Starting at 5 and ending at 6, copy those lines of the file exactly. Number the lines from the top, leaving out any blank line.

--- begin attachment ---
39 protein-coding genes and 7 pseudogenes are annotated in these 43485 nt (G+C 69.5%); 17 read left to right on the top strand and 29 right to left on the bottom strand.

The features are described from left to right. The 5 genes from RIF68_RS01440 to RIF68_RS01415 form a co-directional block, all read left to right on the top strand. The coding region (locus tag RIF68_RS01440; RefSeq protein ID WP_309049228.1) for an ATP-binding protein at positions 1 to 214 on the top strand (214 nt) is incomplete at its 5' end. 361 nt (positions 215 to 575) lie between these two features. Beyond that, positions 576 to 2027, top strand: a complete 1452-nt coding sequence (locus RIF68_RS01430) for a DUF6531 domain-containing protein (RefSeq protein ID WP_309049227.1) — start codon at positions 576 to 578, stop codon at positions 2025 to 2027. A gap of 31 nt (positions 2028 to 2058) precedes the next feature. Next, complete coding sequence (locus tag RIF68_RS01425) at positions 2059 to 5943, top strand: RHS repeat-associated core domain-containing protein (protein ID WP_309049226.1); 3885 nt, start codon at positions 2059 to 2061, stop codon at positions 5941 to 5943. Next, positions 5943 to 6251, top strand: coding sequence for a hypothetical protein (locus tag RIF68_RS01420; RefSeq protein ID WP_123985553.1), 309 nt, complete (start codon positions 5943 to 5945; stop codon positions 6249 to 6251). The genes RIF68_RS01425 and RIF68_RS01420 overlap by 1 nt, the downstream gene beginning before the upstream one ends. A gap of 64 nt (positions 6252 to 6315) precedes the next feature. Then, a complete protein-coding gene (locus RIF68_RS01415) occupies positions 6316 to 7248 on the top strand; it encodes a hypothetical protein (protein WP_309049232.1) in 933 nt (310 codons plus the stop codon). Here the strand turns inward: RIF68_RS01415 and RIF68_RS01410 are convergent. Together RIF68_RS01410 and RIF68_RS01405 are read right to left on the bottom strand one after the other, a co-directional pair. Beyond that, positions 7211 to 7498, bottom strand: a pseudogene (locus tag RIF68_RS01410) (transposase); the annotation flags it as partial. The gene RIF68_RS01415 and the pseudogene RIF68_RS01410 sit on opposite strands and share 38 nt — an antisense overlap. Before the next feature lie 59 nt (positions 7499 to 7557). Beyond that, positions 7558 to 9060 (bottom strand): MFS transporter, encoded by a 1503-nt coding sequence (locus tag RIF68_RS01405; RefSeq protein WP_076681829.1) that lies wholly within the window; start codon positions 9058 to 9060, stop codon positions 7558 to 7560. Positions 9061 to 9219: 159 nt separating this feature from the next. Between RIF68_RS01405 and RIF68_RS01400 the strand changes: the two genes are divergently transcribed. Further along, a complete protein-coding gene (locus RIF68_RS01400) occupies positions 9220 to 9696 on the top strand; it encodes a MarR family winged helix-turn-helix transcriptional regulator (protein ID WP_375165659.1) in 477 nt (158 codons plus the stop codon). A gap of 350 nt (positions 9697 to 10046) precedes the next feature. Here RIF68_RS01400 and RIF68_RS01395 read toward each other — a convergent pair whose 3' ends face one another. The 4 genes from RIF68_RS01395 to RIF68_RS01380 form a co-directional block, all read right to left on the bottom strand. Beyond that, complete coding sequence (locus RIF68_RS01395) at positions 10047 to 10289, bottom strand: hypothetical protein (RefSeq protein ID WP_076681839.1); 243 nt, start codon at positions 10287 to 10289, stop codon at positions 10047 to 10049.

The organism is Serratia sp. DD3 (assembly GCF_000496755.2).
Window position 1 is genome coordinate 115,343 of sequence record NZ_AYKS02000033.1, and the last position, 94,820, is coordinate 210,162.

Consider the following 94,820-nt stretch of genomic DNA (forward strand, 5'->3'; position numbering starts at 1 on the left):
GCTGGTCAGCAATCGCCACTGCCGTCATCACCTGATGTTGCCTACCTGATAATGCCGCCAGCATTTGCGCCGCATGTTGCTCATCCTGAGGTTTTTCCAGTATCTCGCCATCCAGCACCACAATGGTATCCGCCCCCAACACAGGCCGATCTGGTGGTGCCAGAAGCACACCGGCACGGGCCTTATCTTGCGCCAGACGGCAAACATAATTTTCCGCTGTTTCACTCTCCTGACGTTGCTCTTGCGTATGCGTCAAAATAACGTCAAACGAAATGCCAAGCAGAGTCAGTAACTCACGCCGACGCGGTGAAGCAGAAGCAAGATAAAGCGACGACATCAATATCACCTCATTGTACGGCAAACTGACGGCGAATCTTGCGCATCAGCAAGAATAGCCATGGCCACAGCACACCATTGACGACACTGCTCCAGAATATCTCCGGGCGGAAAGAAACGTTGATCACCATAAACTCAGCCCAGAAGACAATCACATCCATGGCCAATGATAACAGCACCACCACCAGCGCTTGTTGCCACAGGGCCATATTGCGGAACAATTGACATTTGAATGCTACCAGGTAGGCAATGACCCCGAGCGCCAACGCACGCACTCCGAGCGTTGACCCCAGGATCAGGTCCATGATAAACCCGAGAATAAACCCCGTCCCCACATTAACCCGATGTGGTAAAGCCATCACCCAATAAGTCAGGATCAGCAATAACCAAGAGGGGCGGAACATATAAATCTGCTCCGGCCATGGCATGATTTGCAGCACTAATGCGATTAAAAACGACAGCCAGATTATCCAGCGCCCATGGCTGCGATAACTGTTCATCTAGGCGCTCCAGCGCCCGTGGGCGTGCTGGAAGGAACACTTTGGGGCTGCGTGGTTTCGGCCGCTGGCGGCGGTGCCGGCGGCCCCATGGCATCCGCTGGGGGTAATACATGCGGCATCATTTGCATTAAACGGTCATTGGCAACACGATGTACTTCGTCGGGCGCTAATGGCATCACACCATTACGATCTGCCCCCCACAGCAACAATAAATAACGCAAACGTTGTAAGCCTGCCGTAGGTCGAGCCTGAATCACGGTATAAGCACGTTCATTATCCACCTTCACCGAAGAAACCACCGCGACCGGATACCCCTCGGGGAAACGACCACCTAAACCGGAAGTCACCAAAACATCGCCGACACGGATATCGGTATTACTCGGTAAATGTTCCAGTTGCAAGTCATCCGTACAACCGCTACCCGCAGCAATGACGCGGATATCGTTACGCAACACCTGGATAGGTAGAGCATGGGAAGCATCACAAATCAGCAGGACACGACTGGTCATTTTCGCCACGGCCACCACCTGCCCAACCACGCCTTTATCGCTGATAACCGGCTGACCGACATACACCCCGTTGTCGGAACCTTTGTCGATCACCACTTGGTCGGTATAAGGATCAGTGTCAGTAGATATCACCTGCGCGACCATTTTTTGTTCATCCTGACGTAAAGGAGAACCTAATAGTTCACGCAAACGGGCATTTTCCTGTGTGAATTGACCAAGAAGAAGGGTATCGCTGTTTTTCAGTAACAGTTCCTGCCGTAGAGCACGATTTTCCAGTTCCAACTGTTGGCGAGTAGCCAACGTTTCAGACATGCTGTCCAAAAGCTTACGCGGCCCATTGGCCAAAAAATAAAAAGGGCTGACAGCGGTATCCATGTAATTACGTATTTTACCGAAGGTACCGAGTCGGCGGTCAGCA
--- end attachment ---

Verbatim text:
Consider the following 94,820-nt stretch of genomic DNA (forward strand, 5'->3'; position numbering starts at 1 on the left):
GCTGGTCAGCAATCGCCACTGCCGTCATCACCTGATGTTGCCTACCTGATAATGCCGCCAGCATTTGCGCCGCATGTTGCTCATCCTGAGGTTTTTCCAGTATCTCGCCATCCAGCACCACAATGGTATCCGCCCCCAACACAGGCCGATCTGGTGGTGCCAGAAGCACACCGGCACGGGCCTTATCTTGCGCCAGACGGCAAACATAATTTTCCGCTGTTTCACTCTCCTGACGTTGCTCTTGCGTATGCGTCAAAATAACGTCAAACGAAATGCCAAGCAGAGTCAGTAACTCACGCCGACGCGGTGAAGCAGAAGCAAGATAAAGCGACGACATCAATATCACCTCATTGTACGGCAAACTGACGGCGAATCTTGCGCATCAGCAAGAATAGCCATGGCCACAGCACACCATTGACGACACTGCTCCAGAATATCTCCGGGCGGAAAGAAACGTTGATCACCATAAACTCAGCCCAGAAGACAATCACATCCATGGCCAATGATAACAGCACCACCACCAGCGCTTGTTGCCACAGGGCCATATTGCGGAACAATTGACATTTGAATGCTACCAGGTAGGCAATGACCCCGAGCGCCAACGCACGCACTCCGAGCGTTGACCCCAGGATCAGGTCCATGATAAACCCGAGAATAAACCCCGTCCCCACATTAACCCGATGTGGTAAAGCCATCACCCAATAAGTCAGGATCAGCAATAACCAAGAGGGGCGGAACATATAAATCTGCTCCGGCCATGGCATGATTTGCAGCACTAATGCGATTAAAAACGACAGCCAGATTATCCAGCGCCCATGGCTGCGATAACTGTTCATCTAGGCGCTCCAGCGCCCGTGGGCGTGCTGGAAGGAACACTTTGGGGCTGCGTGGTTTCGGCCGCTGGCGGCGGTGCCGGCGGCCCCATGGCATCCGCTGGGGGTAATACATGCGGCATCATTTGCATTAAACGGTCATTGGCAACACGATGTACTTCGTCGGGCGCTAATGGCATCACACCATTACGATCTGCCCCCCACAGCAACAATAAATAACGCAAACGTTGTAAGCCTGCCGTAGGTCGAGCCTGAATCACGGTATAAGCACGTTCATTATCCACCTTCACCGAAGAAACCACCGCGACCGGATACCCCTCGGGGAAACGACCACCTAAACCGGAAGTCACCAAAACATCGCCGACACGGATATCGGTATTACTCGGTAAATGTTCCAGTTGCAAGTCATCCGTACAACCGCTACCCGCAGCAATGACGCGGATATCGTTACGCAACACCTGGATAGGTAGAGCATGGGAAGCATCACAAATCAGCAGGACACGACTGGTCATTTTCGCCACGGCCACCACCTGCCCAACCACGCCTTTATCGCTGATAACCGGCTGACCGACATACACCCCGTTGTCGGAACCTTTGTCGATCACCACTTGGTCGGTATAAGGATCAGTGTCAGTAGATATCACCTGCGCGACCATTTTTTGTTCATCCTGACGTAAAGGAGAACCTAATAGTTCACGCAAACGGGCATTTTCCTGTGTGAATTGACCAAGAAGAAGGGTATCGCTGTTTTTCAGTAACAGTTCCTGCCGTAGAGCACGATTTTCCAGTTCCAACTGTTGGCGAGTAGCCAACGTTTCAGACATGCTGTCCAAAAGCTTACGCGGCCCATTGGCCAAAAAATAAAAAGGGCTGACAGCGGTATCCATGTAATTACGTATTTTACCGAAGGTACCGAGTCGGCGGTCAGCA